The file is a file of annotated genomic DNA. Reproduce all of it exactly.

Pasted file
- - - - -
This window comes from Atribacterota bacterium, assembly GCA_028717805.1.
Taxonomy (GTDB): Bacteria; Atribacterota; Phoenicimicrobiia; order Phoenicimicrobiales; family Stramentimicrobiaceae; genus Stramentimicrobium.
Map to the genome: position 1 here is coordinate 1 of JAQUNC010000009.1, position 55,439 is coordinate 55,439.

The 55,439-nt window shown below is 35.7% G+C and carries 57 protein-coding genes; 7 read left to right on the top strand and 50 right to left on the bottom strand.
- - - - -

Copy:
This window comes from Atribacterota bacterium, assembly GCA_028717805.1.
Taxonomy (GTDB): Bacteria; Atribacterota; Phoenicimicrobiia; order Phoenicimicrobiales; family Stramentimicrobiaceae; genus Stramentimicrobium.
Map to the genome: position 1 here is coordinate 1 of JAQUNC010000009.1, position 55,439 is coordinate 55,439.

The 55,439-nt window shown below is 35.7% G+C and carries 57 protein-coding genes; 7 read left to right on the top strand and 50 right to left on the bottom strand.